Jack Bradley
Guest
Jack Bradley

“Southerners are not racist and don’t want a return to slavery.”

I never said or even implied that they were or did.

Yes, a symbol of southern independency, et al. But it still, always, comes back to the big E.

Jack Bradley
Guest
Jack Bradley

And I have no problem with you flying that flag in nongovernment spaces to demonstrate your resistance to tyrannical government. I have a big problem when folks expect the rest of us to wrap ourselves in that flag in resistance to tyranny.

Bobby Phillips
Guest
Bobby Phillips
Tom
Guest
Tom

I doubt it.

Bobby Phillips
Guest
Bobby Phillips

Yeah… Well, while everyone acknowledges that he’s not the best writer, his books *are* pretty widely known, and–just a thought–it might not be the best idea to adopt the same flag as a fictionalized Confederate Hitler.

Tom
Guest
Tom

The first rule of anything: never assume someone else knows everything that you know. And Wilson doesn’t seem to be a big Alternate History reader.

Bobby Phillips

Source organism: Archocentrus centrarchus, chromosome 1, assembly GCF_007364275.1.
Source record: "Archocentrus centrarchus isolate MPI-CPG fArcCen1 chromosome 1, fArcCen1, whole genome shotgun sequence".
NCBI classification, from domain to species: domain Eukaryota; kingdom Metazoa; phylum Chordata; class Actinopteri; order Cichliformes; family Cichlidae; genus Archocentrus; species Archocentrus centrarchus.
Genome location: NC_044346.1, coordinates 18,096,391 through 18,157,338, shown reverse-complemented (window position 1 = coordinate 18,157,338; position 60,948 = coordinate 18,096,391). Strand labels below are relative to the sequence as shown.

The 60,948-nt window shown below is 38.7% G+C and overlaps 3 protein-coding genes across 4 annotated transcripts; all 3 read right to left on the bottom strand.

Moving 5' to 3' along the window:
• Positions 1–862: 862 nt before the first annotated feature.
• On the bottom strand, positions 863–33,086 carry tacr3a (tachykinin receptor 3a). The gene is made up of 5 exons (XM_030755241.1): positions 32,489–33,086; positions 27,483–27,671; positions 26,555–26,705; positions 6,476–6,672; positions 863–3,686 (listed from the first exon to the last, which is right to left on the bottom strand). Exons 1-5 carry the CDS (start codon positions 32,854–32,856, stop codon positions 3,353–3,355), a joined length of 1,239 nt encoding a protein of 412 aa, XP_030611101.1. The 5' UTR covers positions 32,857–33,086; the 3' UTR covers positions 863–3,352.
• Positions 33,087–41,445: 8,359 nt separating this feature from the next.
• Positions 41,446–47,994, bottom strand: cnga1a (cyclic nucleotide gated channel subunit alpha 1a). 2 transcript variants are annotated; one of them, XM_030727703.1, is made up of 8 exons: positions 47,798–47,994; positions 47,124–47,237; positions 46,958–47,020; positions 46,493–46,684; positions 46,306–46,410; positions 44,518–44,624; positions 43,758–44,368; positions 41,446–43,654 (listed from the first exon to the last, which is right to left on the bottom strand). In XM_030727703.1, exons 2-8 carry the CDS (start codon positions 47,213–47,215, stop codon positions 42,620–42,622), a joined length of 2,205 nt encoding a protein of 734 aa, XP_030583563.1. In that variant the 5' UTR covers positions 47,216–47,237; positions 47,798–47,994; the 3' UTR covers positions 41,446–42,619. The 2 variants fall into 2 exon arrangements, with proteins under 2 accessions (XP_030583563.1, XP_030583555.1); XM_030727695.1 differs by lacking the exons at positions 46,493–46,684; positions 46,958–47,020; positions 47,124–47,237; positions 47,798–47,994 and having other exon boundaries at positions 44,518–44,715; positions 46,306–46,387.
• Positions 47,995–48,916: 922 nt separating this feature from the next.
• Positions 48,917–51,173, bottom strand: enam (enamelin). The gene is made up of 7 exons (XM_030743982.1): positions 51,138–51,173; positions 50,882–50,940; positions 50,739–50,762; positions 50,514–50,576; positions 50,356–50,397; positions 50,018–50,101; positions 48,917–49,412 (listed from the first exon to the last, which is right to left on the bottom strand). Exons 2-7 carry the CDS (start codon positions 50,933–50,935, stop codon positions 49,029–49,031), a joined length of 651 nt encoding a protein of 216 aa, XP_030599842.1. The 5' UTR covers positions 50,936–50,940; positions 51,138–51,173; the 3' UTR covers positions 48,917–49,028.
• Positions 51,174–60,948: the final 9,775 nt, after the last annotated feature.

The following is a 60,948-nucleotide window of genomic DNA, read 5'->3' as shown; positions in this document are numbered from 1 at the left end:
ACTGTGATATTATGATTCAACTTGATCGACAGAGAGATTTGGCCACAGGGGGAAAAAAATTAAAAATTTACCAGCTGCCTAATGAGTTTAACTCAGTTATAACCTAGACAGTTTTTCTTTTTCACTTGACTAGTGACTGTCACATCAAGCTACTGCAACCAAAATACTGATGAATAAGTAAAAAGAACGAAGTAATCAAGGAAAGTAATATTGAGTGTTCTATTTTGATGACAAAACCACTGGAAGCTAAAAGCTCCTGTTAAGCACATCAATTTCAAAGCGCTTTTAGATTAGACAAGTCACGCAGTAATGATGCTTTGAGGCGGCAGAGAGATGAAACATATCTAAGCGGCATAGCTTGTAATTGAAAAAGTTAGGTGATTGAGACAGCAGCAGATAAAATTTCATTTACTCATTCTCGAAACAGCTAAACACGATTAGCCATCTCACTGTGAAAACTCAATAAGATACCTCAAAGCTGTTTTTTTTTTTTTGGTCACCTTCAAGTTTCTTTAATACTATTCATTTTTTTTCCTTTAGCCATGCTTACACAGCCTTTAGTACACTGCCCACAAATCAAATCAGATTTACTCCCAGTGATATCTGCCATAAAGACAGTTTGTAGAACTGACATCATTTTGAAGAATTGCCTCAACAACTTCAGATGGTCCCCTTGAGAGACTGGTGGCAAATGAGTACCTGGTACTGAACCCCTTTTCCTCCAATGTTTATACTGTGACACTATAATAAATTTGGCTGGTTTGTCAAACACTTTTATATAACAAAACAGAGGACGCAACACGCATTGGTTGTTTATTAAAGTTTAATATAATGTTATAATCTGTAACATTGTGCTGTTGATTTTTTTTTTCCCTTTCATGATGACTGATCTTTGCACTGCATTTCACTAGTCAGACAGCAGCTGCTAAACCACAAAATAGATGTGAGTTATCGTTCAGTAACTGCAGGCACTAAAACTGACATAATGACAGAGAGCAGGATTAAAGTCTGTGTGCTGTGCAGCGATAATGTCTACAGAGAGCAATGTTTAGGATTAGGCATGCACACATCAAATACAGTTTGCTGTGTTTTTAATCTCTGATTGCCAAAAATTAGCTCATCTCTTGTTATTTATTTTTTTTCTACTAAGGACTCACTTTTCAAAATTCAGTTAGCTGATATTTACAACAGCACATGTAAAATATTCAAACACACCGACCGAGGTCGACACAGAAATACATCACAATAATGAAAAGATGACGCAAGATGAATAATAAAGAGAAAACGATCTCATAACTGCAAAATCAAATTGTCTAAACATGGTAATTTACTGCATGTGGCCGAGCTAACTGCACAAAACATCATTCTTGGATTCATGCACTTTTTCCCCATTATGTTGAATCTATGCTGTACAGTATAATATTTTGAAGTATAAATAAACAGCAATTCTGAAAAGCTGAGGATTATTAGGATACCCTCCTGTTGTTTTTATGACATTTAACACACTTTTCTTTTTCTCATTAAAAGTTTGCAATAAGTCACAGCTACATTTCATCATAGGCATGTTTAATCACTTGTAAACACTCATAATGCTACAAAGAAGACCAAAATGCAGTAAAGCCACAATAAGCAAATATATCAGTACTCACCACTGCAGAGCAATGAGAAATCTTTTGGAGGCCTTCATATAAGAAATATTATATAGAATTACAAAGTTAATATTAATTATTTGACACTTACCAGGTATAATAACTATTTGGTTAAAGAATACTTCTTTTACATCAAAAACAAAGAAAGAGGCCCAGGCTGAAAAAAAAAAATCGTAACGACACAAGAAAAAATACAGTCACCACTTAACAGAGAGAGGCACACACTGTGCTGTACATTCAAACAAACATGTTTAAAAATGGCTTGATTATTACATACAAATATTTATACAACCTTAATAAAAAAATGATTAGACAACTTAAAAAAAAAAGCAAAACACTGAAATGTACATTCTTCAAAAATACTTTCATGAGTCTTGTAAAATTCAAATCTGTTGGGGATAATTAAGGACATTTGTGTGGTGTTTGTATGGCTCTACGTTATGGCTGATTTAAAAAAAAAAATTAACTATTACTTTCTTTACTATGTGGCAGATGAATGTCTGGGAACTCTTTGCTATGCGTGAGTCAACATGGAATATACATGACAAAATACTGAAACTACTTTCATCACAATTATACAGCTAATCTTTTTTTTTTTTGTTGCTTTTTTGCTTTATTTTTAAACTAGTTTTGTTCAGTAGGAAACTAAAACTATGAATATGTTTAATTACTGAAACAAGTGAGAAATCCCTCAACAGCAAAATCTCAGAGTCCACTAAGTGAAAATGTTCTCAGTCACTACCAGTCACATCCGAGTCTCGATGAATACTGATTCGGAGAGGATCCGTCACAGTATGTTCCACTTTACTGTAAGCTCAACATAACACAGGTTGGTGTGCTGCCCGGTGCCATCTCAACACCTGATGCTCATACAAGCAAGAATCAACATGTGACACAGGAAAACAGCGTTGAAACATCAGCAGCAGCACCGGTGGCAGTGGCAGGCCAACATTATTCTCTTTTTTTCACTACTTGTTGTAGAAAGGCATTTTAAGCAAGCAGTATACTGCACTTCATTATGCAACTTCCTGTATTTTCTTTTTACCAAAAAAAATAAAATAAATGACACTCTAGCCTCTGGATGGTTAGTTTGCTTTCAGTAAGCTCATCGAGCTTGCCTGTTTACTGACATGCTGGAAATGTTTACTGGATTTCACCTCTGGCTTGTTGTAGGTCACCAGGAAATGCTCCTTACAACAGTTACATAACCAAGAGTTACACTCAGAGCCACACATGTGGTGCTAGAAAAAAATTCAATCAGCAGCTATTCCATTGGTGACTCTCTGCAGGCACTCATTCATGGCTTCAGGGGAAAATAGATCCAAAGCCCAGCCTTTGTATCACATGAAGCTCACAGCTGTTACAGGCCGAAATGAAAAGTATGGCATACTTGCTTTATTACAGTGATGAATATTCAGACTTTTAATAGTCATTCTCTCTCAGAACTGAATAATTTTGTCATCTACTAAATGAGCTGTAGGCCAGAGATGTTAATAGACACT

Guest
Bobby Phillips

I’m… not exactly sure how your first comment applies. Look, I realize not everyone reads alternate history, but all it takes is one bitter atheist who’s a Turtledove reader with a blog to spread the knowledge.

Tom
Guest
Tom

True, true.

ashv
Guest
ashv

Our real work is just beginning. But let’s certainly be emboldened by the light being shown on our enemies that shows just how fragile their power really is.

Kevin Bratcher
Guest

I came across this quote on Goodreads while looking for abolition quotes. It’s quite fitting: “I am aware that many object to the severity of my language; but is there not cause for severity? I will be as harsh as truth, and as uncompromising as justice. On this subject, I do not wish to think, or to speak, or write, with moderation. No! no! Tell a man whose house is on fire to give a moderate alarm; tell him to moderately rescue his wife from the hands of the ravisher; tell the mother to gradually extricate her babe from the… Read more »